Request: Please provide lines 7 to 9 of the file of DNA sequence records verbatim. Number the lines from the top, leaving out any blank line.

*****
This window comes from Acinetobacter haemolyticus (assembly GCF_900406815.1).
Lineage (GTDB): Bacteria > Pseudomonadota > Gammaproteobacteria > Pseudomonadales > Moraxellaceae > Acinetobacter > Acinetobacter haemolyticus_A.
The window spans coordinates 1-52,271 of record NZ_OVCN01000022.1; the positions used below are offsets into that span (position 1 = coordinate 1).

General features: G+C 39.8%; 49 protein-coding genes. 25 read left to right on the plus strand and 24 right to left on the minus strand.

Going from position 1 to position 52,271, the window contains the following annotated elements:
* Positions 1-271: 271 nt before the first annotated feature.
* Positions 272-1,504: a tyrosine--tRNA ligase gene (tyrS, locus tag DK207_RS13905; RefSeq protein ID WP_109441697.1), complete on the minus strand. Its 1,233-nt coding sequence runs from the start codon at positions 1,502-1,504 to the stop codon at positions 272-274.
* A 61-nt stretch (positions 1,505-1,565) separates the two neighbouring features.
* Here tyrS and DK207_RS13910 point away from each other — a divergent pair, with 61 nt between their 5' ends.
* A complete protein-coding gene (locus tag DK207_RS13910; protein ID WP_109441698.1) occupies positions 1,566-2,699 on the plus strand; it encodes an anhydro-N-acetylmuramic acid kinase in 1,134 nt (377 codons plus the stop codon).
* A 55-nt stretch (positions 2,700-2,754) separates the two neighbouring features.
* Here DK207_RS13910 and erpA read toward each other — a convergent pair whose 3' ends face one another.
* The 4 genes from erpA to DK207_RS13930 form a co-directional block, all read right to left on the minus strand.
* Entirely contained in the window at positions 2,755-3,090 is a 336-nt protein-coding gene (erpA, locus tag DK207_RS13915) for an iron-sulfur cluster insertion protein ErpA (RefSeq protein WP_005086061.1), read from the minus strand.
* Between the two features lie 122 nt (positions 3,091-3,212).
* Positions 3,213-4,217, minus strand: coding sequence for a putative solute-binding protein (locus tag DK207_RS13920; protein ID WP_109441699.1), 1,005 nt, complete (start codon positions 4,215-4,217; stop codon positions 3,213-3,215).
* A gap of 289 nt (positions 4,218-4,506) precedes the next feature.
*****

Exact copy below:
* Positions 272-1,504: a tyrosine--tRNA ligase gene (tyrS, locus tag DK207_RS13905; RefSeq protein ID WP_109441697.1), complete on the minus strand. Its 1,233-nt coding sequence runs from the start codon at positions 1,502-1,504 to the stop codon at positions 272-274.
* A 61-nt stretch (positions 1,505-1,565) separates the two neighbouring features.
* Here tyrS and DK207_RS13910 point away from each other — a divergent pair, with 61 nt between their 5' ends.